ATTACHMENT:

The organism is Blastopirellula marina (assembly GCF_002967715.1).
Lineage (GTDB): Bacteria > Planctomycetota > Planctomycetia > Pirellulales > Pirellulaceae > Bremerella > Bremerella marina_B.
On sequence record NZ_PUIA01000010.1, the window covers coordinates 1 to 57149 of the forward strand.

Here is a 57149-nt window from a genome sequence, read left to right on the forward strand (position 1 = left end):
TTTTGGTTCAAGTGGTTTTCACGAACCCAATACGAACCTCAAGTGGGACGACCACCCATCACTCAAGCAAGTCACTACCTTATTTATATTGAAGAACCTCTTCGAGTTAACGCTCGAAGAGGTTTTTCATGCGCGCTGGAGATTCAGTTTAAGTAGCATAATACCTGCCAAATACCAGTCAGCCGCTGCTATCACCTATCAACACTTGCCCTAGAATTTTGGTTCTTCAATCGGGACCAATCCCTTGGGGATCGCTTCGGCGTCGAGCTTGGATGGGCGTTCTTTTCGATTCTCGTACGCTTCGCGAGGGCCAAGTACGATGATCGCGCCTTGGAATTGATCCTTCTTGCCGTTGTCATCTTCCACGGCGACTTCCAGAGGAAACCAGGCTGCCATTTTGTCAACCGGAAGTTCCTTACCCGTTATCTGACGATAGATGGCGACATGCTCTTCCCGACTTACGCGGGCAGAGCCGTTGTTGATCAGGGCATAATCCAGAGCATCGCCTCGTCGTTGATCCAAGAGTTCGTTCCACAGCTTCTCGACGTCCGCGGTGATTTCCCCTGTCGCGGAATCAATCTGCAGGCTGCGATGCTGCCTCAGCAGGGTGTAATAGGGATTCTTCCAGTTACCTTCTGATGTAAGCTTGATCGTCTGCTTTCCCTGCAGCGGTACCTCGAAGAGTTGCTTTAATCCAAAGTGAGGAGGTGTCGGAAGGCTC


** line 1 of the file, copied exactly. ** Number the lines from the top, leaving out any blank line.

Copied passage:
The organism is Blastopirellula marina (assembly GCF_002967715.1).